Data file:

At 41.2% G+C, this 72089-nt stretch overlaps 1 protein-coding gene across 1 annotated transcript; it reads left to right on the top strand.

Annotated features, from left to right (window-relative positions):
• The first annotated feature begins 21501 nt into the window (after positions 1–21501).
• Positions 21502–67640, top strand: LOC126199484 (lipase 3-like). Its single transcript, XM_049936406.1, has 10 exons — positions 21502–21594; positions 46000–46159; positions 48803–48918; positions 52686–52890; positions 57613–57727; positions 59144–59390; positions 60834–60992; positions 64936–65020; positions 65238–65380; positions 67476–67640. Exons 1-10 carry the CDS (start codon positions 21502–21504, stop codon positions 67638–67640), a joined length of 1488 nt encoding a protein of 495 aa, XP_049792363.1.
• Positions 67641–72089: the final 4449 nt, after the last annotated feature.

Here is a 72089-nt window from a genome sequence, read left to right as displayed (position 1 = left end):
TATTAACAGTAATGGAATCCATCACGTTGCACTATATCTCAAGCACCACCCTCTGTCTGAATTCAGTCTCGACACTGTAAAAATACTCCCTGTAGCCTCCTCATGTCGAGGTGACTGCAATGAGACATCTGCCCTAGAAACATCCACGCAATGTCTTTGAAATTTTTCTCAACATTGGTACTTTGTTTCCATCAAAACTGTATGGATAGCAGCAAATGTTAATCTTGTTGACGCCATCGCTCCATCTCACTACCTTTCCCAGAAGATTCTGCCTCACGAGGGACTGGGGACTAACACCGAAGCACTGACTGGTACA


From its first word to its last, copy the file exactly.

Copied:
At 41.2% G+C, this 72089-nt stretch overlaps 1 protein-coding gene across 1 annotated transcript; it reads left to right on the top strand.

Annotated features, from left to right (window-relative positions):
• The first annotated feature begins 21501 nt into the window (after positions 1–21501).
• Positions 21502–67640, top strand: LOC126199484 (lipase 3-like). Its single transcript, XM_049936406.1, has 10 exons — positions 21502–21594; positions 46000–46159; positions 48803–48918; positions 52686–52890; positions 57613–57727; positions 59144–59390; positions 60834–60992; positions 64936–65020; positions 65238–65380; positions 67476–67640. Exons 1-10 carry the CDS (start codon positions 21502–21504, stop codon positions 67638–67640), a joined length of 1488 nt encoding a protein of 495 aa, XP_049792363.1.
• Positions 67641–72089: the final 4449 nt, after the last annotated feature.

Here is a 72089-nt window from a genome sequence, read left to right as displayed (position 1 = left end):
TATTAACAGTAATGGAATCCATCACGTTGCACTATATCTCAAGCACCACCCTCTGTCTGAATTCAGTCTCGACACTGTAAAAATACTCCCTGTAGCCTCCTCATGTCGAGGTGACTGCAATGAGACATCTGCCCTAGAAACATCCACGCAATGTCTTTGAAATTTTTCTCAACATTGGTACTTTGTTTCCATCAAAACTGTATGGATAGCAGCAAATGTTAATCTTGTTGACGCCATCGCTCCATCTCACTACCTTTCCCAGAAGATTCTGCCTCACGAGGGACTGGGGACTAACACCGAAGCACTGACTGGTACA